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Hungary reaches agreement on LNG from Poland

Hungary’s Minister of Foreign Affairs and Trade Péter Szijjártó said on Thursday (7 September) that Hungary has reached a “political agreement” on potential gas deliveries from a new liquified natural gas (LNG) terminal under construction in Gdańsk, Poland.

Following talks with his Polish counterpart Anna Moskwa at the Economic Forum in Karpacz, Minister Szijjártó said the entry of Hungarian oil and gas company MOL onto the Polish market and Polish ORLEN’s presence in Hungary provides a “sound basis” for energy cooperation between the two countries.

Hungary and Poland intend to expand their cooperation from fuel trade to gas purchases, Minister Szijjártó said. The Minister noted the existing interconnectors between Poland and Slovakia and between Slovakia and Hungary.

In August, ORLEN placed an order covering 100 per cent of regasification services (6.1 billion cubic metres – bcm) at the FSRU (LNG) terminal in Gdańsk, which is expected to be completed by 2027-2028.

The terminal’s operator GAZ-SYSTEM is undertaking a binding Open Season procedure to confirm interest in expanding the terminal’s current regasification capacity, which is open for regasification submissions until 29 September.

Hungarian state-owned energy company MVM has signalled its intent to contract capacity from the terminal, Minister Szijjártó noted.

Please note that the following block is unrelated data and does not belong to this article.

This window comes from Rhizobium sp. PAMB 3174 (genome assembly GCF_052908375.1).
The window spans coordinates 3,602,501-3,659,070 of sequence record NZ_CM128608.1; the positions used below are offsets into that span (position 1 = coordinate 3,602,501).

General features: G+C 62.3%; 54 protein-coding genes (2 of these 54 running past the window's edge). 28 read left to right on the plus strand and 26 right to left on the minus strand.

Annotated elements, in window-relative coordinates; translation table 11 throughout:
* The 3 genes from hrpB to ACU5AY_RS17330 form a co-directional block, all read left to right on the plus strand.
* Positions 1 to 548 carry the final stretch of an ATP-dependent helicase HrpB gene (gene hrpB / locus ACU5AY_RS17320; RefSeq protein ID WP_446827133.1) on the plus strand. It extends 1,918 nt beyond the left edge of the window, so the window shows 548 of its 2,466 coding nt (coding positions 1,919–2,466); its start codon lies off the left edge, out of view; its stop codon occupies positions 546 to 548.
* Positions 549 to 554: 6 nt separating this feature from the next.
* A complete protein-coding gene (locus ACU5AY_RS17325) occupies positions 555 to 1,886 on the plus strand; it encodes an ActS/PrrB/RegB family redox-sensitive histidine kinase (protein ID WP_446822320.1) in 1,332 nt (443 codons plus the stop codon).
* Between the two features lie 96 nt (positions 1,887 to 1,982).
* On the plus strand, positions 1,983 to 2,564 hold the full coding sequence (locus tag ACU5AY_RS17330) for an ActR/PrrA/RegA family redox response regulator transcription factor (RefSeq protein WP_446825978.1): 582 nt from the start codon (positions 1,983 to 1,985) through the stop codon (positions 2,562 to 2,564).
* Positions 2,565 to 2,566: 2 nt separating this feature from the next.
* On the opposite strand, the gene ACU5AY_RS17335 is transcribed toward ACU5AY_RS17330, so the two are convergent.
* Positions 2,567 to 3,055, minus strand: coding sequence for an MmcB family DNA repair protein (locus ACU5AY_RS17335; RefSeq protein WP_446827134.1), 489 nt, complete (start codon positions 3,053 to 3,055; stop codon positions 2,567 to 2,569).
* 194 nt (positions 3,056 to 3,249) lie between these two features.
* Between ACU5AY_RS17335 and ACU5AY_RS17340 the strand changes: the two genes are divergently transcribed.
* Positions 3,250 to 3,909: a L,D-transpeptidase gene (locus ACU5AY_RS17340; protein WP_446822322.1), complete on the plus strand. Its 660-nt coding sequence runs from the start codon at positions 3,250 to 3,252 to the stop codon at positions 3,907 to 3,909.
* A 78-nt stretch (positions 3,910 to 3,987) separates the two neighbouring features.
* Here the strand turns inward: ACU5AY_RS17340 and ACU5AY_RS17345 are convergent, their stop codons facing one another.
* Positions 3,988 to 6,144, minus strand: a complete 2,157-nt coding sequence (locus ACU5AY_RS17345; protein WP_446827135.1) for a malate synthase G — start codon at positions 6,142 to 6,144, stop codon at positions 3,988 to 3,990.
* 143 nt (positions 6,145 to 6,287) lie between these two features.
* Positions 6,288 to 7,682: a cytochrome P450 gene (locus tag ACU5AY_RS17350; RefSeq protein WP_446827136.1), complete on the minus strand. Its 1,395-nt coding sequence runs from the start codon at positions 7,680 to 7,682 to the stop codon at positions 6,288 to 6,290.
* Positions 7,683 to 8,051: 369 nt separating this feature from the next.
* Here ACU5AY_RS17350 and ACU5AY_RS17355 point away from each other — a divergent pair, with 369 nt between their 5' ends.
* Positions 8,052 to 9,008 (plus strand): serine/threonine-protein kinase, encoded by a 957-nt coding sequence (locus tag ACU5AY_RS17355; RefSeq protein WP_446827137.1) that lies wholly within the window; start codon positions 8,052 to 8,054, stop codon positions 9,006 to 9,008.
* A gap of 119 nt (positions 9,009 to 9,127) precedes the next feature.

Should the Open Season procedure yield strong results, GAZ-SYSTEM could develop a second FSRU unit (FSRU 2) with a potential regasification capacity of 4.5 bcm.

According to the Hungarian minister, his Polish counterpart Anna Moskwa reiterated that Poland would provide political support to expand energy cooperation between the two countries for gas deliveries.

“There are many questions to be clarified in the coming weeks regarding prices, delivery conditions, and technical details, but the main point is that there is a willingness to establish a Northern transportation route for Hungary’s natural gas supply for the first time,” Minister Szijjártó emphasised.

The Hungarian Minister noted that while Hungary would be keen to receive gas from new sources such as Azerbaijan, Turkey and Qatar, the capacity of the Southeast European gas infrastructure is not sufficient to bring enough volumes to the region. “We hope that this will change in the future,” he underlined.

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